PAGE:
Under the tax reporting and withholding regime of the Foreign Account Tax Compliance Act (FATCA), a foreign financial institution (FFI) is generally subject to a 30% United States federal withholding tax on certain payments unless the FFI agrees to report certain information to the Internal Revenue Service (IRS) regarding the FFI’s owners or account holders, or the FFI qualifies for the reporting procedures of its residence jurisdiction under an intergovernmental agreement (IGA) between such jurisdiction and the United States. A resident FFI qualifying under an effective IGA is generally entitled to deemed compliant status under the FATCA rules, enabling it to be exempt from the 30% withholding tax.
The first phase of the FATCA withholding regime became effective July 1, 2014; however, several jurisdictions had begun negotiations but had not yet entered into an IGA with the United States at that time. In Announcement 2014-17, the IRS and Treasury provided that certain jurisdictions would be deemed to have an effective IGA as of June 30, 2014, so that resident FFIs could rely upon the model IGA expected to be signed by such jurisdiction, even though the IGA was not yet signed by the two countries. The Treasury Department maintains a list of such “agreed in substance” IGAs on its website. The deemed effective status would expire after December 31, 2014, if the jurisdiction in question failed to sign the IGA by such date. Fourteen jurisdictions that were listed in June 2014 as having IGAs agreed in substance have since signed their IGA. FFIs in the remaining jurisdictions could have become subject to FATCA withholding as of December 31, 2014 absent entering into an FFI agreement with the IRS directly or complying in another manner with the complex rules.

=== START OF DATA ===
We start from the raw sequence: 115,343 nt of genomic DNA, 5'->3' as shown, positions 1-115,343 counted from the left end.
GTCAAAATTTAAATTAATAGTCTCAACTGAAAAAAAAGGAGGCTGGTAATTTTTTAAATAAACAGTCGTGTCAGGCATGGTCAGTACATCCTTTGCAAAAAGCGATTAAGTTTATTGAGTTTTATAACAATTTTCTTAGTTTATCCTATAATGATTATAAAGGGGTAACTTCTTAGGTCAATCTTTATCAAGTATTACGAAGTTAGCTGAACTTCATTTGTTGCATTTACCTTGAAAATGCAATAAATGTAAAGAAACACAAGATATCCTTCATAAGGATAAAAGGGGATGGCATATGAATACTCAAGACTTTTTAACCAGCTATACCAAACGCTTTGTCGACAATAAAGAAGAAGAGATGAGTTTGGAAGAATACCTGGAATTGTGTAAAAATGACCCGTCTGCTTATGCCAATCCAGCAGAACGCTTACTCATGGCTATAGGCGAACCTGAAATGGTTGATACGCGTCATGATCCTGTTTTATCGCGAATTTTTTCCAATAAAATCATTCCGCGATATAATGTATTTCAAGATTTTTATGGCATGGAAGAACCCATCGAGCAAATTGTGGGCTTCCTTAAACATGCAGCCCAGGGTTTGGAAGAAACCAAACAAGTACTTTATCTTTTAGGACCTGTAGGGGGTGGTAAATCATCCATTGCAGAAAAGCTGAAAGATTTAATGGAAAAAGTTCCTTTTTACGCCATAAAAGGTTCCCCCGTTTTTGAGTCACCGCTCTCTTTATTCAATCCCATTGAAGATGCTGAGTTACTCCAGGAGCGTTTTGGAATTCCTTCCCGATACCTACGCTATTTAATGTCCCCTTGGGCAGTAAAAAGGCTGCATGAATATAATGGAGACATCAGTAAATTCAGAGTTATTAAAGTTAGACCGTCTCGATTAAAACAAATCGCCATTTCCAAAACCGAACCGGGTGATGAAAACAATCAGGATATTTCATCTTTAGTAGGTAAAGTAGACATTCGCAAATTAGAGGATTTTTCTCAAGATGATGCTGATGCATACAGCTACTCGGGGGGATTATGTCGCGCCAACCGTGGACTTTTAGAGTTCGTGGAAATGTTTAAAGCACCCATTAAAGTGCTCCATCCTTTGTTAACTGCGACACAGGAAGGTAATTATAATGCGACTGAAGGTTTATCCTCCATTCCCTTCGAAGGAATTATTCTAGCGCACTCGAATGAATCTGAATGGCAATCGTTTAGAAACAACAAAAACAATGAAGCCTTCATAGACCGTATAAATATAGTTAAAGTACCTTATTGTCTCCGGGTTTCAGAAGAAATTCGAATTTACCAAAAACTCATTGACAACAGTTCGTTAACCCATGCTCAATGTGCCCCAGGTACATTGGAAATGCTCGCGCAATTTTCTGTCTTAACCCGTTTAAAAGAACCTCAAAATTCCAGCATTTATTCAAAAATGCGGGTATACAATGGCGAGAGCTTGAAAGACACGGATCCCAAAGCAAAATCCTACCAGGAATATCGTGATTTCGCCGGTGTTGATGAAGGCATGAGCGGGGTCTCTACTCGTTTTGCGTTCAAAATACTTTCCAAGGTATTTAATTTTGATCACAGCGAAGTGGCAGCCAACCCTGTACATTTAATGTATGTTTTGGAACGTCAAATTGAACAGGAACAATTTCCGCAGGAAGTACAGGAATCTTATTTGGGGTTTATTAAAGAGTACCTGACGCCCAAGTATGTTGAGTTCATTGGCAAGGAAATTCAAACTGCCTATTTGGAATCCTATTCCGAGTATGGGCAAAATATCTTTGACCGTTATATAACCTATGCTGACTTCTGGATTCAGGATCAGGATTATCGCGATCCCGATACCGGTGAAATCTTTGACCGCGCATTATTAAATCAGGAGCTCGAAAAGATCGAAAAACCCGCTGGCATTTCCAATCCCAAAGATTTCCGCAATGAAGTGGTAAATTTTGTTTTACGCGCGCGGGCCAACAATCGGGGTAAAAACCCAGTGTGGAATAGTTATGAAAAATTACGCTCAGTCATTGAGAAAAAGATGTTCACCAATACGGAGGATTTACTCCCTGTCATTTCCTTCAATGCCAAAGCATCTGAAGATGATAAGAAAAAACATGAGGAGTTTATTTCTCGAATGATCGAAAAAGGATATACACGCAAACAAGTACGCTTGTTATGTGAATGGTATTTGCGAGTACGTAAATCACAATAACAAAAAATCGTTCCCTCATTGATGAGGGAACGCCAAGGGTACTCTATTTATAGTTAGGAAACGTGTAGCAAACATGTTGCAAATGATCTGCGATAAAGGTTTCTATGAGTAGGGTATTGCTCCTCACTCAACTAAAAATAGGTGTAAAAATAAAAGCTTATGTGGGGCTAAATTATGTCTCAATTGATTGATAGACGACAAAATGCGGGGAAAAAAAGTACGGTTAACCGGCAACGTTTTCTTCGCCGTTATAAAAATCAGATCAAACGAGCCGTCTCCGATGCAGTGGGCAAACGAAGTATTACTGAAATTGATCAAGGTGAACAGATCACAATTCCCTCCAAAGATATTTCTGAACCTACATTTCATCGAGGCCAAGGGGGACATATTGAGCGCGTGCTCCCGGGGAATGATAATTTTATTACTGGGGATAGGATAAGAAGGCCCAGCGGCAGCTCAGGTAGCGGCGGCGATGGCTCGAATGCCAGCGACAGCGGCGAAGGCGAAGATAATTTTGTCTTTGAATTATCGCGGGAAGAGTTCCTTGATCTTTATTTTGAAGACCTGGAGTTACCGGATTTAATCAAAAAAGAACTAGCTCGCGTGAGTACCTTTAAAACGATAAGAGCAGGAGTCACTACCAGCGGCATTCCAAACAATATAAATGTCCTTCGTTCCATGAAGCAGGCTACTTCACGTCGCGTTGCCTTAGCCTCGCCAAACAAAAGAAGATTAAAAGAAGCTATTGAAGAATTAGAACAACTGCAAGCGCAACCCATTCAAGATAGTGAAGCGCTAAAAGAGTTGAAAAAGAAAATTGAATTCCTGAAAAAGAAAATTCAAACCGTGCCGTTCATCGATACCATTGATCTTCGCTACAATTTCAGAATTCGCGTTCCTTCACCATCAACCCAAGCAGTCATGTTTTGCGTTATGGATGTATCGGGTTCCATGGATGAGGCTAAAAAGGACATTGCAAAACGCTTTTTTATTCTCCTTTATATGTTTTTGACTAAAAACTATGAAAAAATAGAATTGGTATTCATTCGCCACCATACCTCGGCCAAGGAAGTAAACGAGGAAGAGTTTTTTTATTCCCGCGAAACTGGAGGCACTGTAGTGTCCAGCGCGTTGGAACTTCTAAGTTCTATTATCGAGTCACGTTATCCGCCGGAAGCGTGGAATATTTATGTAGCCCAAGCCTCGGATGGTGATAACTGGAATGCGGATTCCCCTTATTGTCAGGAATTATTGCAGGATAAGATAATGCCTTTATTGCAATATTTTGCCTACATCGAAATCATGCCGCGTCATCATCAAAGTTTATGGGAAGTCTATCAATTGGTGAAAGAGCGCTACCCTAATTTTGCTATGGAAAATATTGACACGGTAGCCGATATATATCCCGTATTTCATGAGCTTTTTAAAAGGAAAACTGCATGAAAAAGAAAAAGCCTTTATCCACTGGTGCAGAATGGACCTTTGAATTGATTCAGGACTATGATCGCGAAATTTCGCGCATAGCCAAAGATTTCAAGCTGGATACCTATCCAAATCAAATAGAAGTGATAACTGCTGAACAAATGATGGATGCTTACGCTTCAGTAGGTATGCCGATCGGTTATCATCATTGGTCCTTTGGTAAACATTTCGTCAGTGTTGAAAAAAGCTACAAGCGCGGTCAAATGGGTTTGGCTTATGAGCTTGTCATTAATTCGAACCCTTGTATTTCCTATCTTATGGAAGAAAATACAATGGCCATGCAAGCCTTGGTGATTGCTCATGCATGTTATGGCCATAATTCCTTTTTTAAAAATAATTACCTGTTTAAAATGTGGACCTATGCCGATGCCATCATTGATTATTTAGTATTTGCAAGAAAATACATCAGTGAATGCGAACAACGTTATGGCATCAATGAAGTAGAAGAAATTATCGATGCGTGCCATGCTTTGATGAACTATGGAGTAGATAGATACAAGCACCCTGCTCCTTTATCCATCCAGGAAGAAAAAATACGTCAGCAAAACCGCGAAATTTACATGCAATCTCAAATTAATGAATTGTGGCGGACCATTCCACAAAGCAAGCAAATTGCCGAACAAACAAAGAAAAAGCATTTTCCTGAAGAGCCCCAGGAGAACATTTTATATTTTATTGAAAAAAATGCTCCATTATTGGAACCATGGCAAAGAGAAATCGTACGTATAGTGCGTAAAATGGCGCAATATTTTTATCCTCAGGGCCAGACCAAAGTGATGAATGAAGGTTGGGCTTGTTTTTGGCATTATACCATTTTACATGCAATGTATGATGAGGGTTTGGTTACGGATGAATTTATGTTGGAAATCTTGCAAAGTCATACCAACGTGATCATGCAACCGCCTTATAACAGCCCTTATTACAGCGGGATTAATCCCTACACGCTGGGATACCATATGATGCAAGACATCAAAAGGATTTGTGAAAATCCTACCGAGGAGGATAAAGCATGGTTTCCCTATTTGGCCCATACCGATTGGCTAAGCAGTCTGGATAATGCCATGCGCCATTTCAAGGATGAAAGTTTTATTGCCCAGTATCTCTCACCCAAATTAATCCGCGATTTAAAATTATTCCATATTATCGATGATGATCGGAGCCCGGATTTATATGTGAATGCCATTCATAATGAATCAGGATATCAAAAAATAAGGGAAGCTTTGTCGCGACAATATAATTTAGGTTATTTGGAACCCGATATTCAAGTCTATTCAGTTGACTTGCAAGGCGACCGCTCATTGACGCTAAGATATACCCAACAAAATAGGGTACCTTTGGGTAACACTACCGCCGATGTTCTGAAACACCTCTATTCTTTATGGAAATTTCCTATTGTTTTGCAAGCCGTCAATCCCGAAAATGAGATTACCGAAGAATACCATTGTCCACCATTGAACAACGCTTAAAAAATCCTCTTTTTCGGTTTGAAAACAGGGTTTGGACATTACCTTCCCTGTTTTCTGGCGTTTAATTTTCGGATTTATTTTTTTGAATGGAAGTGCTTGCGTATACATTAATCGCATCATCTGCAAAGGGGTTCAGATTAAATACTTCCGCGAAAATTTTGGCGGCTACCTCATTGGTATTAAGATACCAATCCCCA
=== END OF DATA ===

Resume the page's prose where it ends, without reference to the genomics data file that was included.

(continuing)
On December 1, 2014, in Announcement 2014-38, the IRS extended the deemed effective status of such listed IGAs beyond December 31, 2014, indicating that resident FFIs may continue to rely upon such IGAs to claim compliance with FATCA, as long as the jurisdiction “continues to demonstrate firm resolve to sign the IGA." In addition, the IRS added 11 new jurisdictions to the list of jurisdictions treated as having an IGA agreed in substance as of November 30, 2014. Currently, there are a total of 64 jurisdictions that have IGAs agreed in substance.
Although the Treasury will review progress on a monthly basis, if it is determined that a jurisdiction should be removed from the deemed effective list, an FFI would no longer be entitled to rely upon the corresponding model IGA, beginning with the first day of the month following the jurisdiction’s removal. Despite the potential lack of notice upon which the status of a deemed IGA may change, the ability to continue to rely upon a model IGA should be beneficial to resident FFIs in those countries that seek to comply with FATCA.